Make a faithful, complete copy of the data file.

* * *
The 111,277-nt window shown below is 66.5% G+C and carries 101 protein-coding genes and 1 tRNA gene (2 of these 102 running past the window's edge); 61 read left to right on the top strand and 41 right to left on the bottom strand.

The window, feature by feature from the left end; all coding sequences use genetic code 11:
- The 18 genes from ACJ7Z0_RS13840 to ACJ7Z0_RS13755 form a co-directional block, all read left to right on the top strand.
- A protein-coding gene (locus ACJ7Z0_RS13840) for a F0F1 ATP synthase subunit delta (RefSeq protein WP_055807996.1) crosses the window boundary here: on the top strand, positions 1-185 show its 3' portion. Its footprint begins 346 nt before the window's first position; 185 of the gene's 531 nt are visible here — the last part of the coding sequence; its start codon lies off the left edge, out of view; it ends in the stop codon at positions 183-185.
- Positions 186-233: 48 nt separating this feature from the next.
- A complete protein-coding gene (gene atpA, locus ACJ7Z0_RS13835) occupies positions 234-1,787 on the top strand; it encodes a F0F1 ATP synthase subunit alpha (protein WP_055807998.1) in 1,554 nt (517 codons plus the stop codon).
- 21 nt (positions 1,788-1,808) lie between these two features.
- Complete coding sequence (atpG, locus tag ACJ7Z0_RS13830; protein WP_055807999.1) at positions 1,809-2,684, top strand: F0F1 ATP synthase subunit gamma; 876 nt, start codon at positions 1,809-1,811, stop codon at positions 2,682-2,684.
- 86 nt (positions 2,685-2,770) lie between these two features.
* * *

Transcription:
The 111,277-nt window shown below is 66.5% G+C and carries 101 protein-coding genes and 1 tRNA gene (2 of these 102 running past the window's edge); 61 read left to right on the top strand and 41 right to left on the bottom strand.

The window, feature by feature from the left end; all coding sequences use genetic code 11:
- The 18 genes from ACJ7Z0_RS13840 to ACJ7Z0_RS13755 form a co-directional block, all read left to right on the top strand.
- A protein-coding gene (locus ACJ7Z0_RS13840) for a F0F1 ATP synthase subunit delta (RefSeq protein WP_055807996.1) crosses the window boundary here: on the top strand, positions 1-185 show its 3' portion. Its footprint begins 346 nt before the window's first position; 185 of the gene's 531 nt are visible here — the last part of the coding sequence; its start codon lies off the left edge, out of view; it ends in the stop codon at positions 183-185.
- Positions 186-233: 48 nt separating this feature from the next.
- A complete protein-coding gene (gene atpA, locus ACJ7Z0_RS13835) occupies positions 234-1,787 on the top strand; it encodes a F0F1 ATP synthase subunit alpha (protein WP_055807998.1) in 1,554 nt (517 codons plus the stop codon).
- 21 nt (positions 1,788-1,808) lie between these two features.
- Complete coding sequence (atpG, locus tag ACJ7Z0_RS13830; protein WP_055807999.1) at positions 1,809-2,684, top strand: F0F1 ATP synthase subunit gamma; 876 nt, start codon at positions 1,809-1,811, stop codon at positions 2,682-2,684.
- 86 nt (positions 2,685-2,770) lie between these two features.